Local desserts include papanaşi, fried dough stuffed with sweet cheese and topped with jam and cream. The Turkish influence means that Middle Eastern sweets such as baklava are also common.
Romania’s national drink is ţuică, a brandy made from fermented plums. Most ţuică is home distilled, and can be very alcoholic (about 50 to 60% alcohol). Romania is also the world’s tenth biggest wine producer, with many excellent local wines.
Traditional Romanian blouses or ia are an important part of Romanian folk culture. Made from white cotton, flax or silk, each blouse is decorated with intricate embroidery, designs and colours varying according to local tradition. Ia are celebrated each year on June 24, the International Day of the Romanian Blouse.
Easter is one of the most important holidays in Romania, and one of many traditions is the creation of intricately painted eggs. Visitors can find painted eggs at markets and souvenir stores.
Handmade ceramics made by artisans from the town of Horezu were listed by UNESCO as an Intangible Cultural Heritage of Humanity in 2012. Today’s artisans draw on knowledge and skills passed down over centuries. Horezu ceramics are usually intricately decorated with a variety of recurring motifs, including roosters, stars, snakes, trees, the sun, and the tree of life.
Hand carved wooden items:
Lovers of the intricate wooden carvings of Maramureş can find similar work on a variety of wooden objects. Particularly popular are wooden spoons, with the handles ornately carved into folk motifs.
Though Romania is part of the European Union, it has not yet entered the Eurozone and continues to use the Romanian leu.
Citizens of Australia, New Zealand, Canada, the United States and the European Union can enter Romania without a passport and stay for up to 90 days.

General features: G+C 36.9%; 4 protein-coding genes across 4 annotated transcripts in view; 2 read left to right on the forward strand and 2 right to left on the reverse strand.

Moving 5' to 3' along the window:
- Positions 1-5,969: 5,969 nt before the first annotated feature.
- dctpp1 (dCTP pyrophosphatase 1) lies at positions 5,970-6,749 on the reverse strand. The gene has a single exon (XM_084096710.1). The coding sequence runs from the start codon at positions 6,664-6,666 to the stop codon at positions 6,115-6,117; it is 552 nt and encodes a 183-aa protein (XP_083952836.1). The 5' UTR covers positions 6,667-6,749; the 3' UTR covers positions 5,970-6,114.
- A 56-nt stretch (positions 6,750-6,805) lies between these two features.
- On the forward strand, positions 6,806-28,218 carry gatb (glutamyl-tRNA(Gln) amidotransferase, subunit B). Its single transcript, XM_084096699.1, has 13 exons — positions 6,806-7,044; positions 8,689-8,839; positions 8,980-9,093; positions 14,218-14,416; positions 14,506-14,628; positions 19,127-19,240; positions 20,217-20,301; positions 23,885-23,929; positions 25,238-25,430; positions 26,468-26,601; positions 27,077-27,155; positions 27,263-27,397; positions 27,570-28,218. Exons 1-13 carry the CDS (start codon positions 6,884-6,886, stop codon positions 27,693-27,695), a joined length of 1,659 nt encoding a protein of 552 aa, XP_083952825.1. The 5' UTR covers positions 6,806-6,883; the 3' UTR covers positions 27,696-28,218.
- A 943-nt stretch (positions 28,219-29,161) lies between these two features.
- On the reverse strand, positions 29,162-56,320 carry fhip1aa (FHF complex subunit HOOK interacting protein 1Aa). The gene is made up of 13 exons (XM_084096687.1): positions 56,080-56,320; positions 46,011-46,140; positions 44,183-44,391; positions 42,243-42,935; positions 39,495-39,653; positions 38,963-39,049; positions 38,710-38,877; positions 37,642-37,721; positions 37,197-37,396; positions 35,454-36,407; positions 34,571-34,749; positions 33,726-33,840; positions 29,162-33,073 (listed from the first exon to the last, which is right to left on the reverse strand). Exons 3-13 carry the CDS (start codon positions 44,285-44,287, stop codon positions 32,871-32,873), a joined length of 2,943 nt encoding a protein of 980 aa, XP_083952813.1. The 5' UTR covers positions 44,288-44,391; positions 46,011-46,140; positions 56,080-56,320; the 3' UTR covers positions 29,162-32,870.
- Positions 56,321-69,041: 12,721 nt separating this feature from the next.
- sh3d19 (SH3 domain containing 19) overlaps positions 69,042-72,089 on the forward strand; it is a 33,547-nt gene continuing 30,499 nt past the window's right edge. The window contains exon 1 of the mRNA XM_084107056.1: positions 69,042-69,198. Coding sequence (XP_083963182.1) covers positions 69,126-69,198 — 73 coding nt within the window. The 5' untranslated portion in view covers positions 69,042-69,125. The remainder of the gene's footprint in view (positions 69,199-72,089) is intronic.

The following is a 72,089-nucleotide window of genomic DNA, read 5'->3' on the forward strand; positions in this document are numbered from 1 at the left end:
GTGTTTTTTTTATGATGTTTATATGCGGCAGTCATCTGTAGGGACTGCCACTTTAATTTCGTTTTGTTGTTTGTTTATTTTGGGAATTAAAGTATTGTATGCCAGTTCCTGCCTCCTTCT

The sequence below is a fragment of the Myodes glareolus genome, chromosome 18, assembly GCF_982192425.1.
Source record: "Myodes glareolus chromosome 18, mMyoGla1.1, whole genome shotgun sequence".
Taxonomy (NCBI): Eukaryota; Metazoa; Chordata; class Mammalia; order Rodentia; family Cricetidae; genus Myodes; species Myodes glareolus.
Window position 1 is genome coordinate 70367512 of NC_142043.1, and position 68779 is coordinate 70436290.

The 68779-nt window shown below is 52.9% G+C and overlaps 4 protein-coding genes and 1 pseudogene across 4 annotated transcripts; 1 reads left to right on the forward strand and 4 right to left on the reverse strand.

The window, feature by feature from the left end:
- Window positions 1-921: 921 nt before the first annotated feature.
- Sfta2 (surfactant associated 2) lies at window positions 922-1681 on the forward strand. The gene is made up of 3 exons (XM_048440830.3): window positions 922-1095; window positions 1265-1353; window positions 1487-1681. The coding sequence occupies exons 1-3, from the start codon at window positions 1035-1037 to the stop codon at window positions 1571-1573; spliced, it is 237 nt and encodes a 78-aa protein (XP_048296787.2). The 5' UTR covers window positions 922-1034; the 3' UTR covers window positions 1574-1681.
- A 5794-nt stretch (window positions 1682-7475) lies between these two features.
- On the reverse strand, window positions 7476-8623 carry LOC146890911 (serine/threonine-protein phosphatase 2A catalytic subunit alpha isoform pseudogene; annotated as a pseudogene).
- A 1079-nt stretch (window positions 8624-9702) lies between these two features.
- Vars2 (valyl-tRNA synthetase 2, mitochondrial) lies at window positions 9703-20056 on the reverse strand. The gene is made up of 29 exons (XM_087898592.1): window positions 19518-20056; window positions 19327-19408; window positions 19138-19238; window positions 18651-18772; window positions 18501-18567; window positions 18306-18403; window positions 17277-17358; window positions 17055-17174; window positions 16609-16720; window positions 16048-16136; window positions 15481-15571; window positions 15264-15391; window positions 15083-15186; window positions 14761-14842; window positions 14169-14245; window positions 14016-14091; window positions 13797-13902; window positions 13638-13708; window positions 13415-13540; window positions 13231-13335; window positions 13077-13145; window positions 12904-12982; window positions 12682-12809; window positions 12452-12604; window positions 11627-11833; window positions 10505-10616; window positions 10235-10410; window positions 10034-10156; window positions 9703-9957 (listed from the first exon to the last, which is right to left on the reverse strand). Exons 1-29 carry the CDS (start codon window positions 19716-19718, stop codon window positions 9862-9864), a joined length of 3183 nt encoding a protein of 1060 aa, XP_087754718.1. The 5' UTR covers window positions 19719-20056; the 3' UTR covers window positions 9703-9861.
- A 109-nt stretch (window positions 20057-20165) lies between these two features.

If you’d like to learn more, we encourage you to take a look at our Tours of Romania. Our tours include:
Discover Romania: Delve into Romania’s history with this 14-day tour. We visit Romania’s most fascinating sites, from Bucharest to the castles of Transylvania, to the painted monasteries of Moldavia.
Sofia, Bucharest, Budapest: Join us as we travel from Sofia to Budapest, taking in Bulgaria, Romania and Hungary on the way. We explore the fascinating history of this diverse and multi-ethnic region, showing how Romans, Ottomans, Hungarians and Austrians have all shaped the area.
Walking in Romania: A tour for active travellers (graded challenging on our activity level scale), this tour takes in the quaint villages, vibrant cities and ancient churches of the magnificent Carpathian Mountains.
George Enescu Festival: In 2021, we will offer you the chance to join us at the George Enescu festival, a biannual classical music festival devoted to one of the 20th century’s neglected giants.